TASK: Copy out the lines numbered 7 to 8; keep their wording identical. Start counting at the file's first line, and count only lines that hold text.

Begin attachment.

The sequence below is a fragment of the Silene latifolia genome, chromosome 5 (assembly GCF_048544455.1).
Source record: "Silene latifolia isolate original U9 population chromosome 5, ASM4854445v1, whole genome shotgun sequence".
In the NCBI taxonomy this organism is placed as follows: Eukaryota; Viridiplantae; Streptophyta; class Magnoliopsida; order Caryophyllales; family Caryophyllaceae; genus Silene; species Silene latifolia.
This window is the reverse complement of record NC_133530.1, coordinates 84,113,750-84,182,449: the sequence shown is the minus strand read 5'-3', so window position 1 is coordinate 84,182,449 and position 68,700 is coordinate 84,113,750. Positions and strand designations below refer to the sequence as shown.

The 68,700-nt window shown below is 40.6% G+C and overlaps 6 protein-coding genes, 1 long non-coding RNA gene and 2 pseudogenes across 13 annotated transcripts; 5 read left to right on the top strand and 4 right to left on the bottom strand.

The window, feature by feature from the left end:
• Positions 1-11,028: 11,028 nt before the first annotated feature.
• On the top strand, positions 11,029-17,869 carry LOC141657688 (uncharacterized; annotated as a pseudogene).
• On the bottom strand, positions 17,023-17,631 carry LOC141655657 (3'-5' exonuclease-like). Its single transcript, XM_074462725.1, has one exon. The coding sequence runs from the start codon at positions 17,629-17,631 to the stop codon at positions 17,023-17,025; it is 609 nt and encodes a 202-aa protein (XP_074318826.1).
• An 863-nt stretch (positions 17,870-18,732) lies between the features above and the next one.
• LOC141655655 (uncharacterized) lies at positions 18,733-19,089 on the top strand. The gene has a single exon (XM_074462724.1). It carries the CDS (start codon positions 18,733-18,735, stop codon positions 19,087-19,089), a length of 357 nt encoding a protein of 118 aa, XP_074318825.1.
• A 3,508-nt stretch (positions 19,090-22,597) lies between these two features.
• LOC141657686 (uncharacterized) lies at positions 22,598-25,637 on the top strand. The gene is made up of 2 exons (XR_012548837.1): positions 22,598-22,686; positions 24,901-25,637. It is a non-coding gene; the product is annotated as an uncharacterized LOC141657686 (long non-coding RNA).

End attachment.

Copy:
• Positions 1-11,028: 11,028 nt before the first annotated feature.
• On the top strand, positions 11,029-17,869 carry LOC141657688 (uncharacterized; annotated as a pseudogene).